Freedom campers have had their final hurrah in Whangarei this summer, with an impending crackdown on where the nomads can set up base.
Meanwhile, in the Far North, the council had allowed more space for freedom campers, after its council deemed its old rules too restrictive.
Whangarei was a free-for-all for freedom campers, but now popular spots, including the reserve behind Whangarei Aquatic Centre, the car park beside Te Matau A Pohe, several spaces at Matapouri Beach and sports parks, would be subject to year-round bans under Whangarei District Council's (WDC) proposed Freedom Camping Bylaw.
Areas at Langs and Ruakaka beaches, as well as McLeod, Wellingtons, Woolleys, Sandy and Moureeses bays would be no-go zones for campers during the peak summer season, while other popular spots would have designated sections where people could stay.
A report to WDC's meeting today, where councillors would approve the draft bylaw for public consultation, said an increasing number of complaints were being received about freedom campers who caused a mess or reduced amenity or access. Slightly more than 100 complaints were received between December 2008 and December 2015, which excluded those about people staying too long. Under current rules campers could park for up to three nights. WDC policy and bylaws analyst Shireen Munday said the number of complaints was increasing over time.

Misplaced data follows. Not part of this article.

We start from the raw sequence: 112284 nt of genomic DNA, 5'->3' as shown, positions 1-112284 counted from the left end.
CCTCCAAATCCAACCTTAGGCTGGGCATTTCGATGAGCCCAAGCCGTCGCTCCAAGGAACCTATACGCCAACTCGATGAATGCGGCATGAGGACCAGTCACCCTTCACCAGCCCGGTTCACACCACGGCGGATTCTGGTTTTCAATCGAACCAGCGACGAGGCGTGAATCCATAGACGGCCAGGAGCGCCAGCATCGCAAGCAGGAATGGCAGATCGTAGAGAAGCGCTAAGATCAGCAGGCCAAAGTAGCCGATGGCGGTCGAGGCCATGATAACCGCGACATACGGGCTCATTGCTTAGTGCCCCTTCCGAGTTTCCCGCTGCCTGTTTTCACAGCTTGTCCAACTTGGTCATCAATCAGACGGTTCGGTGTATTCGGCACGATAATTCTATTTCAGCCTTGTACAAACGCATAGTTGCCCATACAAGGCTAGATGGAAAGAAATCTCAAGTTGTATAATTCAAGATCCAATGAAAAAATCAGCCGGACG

The Far North District Council (FNDC) has loosened its restrictive freedom camping rules. Last year it designated eight sites between Kawakawa and Awanui as official freedom camping sites. FNDC then proposed 16 possible sites based on access, ground conditions, availability of water and public toilets, and distance from campgrounds. Half were ditched after councillors reviewed the 178 public submissions.
The council-approved sites are at Totara North's old dump site; the Hundertwasser car park, behind the toilets in Kawakawa; Centre Park, Kaitaia; Awanui Reserve; Mangonui Lions Park; Lindvart Park, Kaikohe; Te Corner, Ohaeawai; and Two Ponga Park, Okaihau.
Other freedom camping sites are provided by DoC, the NZ Motor Caravan Association and RSAs.
The Far North previously had only four sites where freedom camping was allowed. The Far North sites were for self-contained camper vans only for a maximum of two days. Camper vans without toilets had to use campgrounds instead.